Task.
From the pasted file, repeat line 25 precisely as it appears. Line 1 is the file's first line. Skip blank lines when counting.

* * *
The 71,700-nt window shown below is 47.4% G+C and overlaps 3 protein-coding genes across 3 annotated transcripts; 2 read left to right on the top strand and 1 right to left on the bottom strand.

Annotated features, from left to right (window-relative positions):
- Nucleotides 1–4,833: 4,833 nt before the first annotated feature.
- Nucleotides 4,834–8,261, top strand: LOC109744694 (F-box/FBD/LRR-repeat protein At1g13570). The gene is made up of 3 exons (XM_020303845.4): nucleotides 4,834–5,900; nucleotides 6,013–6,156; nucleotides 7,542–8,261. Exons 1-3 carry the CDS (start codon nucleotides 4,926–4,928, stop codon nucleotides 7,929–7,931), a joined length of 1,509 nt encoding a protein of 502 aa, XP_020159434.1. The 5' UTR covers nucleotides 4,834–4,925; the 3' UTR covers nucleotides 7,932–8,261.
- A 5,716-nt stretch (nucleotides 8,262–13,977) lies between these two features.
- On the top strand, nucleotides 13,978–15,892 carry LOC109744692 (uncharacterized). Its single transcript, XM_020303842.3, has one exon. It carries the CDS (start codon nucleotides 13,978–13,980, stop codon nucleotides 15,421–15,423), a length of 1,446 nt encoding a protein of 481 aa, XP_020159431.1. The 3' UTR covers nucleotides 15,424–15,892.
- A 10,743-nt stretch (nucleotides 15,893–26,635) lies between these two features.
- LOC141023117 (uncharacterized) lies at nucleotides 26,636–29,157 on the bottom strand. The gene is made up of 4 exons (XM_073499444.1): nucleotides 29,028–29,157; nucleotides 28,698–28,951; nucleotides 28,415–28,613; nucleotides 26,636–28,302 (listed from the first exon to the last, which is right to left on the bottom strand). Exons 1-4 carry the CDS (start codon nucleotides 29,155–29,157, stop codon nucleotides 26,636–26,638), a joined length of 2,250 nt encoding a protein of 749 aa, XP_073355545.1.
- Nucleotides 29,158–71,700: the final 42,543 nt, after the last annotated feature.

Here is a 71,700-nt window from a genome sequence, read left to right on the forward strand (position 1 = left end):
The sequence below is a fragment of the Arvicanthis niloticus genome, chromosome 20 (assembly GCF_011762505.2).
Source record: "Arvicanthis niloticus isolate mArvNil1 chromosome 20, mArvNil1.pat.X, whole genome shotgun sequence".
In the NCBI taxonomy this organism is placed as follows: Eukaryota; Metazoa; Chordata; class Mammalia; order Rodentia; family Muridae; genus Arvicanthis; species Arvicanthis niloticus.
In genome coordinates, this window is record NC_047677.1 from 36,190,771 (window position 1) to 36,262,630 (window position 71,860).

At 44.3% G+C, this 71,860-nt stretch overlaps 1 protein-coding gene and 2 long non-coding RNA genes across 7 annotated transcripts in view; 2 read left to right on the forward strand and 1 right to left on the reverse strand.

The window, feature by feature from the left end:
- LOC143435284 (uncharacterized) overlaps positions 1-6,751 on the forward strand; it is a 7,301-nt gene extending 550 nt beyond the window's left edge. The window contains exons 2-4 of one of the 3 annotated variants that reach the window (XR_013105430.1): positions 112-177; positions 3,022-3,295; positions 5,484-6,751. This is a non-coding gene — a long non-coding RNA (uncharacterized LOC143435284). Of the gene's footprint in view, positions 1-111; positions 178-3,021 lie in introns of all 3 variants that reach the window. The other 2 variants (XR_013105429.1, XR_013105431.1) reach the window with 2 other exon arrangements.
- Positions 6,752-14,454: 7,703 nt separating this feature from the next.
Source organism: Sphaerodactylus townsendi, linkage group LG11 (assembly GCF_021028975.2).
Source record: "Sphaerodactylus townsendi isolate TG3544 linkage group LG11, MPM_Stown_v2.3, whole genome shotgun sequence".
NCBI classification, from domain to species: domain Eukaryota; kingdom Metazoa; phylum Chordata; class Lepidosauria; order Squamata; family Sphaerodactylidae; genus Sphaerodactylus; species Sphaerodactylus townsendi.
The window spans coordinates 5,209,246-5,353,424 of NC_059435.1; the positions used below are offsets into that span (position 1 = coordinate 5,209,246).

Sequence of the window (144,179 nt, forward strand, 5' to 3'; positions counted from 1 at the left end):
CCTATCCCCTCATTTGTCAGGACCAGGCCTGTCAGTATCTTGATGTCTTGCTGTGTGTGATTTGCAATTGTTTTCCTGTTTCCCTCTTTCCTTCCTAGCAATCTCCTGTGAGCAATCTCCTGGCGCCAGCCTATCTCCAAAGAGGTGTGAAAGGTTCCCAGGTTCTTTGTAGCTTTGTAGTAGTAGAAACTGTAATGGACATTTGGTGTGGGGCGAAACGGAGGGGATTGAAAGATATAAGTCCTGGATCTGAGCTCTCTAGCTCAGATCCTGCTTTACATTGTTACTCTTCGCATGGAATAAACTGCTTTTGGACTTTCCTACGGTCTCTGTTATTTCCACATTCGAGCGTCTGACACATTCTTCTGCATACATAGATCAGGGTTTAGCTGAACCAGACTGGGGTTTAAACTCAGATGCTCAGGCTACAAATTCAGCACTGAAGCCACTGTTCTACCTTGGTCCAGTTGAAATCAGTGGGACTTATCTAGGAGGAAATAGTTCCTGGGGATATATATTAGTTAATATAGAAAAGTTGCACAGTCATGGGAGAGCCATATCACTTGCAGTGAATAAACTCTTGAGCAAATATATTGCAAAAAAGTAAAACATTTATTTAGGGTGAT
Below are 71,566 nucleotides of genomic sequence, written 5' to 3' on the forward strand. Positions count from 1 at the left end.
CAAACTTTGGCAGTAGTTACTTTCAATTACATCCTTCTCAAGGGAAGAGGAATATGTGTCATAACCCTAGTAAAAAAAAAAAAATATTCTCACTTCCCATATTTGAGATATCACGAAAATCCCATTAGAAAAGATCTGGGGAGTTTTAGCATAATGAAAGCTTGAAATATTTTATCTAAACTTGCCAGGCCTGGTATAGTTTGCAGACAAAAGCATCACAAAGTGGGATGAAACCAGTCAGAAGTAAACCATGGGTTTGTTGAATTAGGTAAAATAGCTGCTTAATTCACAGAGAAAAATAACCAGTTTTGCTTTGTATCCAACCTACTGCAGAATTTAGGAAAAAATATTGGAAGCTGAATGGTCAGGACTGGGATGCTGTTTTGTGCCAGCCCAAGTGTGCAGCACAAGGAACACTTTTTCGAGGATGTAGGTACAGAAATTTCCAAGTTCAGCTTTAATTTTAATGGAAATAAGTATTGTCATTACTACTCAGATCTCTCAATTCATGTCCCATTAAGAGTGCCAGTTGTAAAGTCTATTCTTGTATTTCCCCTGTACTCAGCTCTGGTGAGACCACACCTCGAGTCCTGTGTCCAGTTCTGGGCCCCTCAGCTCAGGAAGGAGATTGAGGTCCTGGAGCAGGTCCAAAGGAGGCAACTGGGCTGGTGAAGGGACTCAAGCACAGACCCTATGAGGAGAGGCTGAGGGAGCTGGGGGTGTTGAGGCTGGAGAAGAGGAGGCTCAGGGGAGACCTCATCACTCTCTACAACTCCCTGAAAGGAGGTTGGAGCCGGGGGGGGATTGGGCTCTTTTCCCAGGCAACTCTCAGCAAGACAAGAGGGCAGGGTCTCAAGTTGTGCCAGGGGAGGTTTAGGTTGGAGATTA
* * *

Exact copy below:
Below are 71,566 nucleotides of genomic sequence, written 5' to 3' on the forward strand. Positions count from 1 at the left end.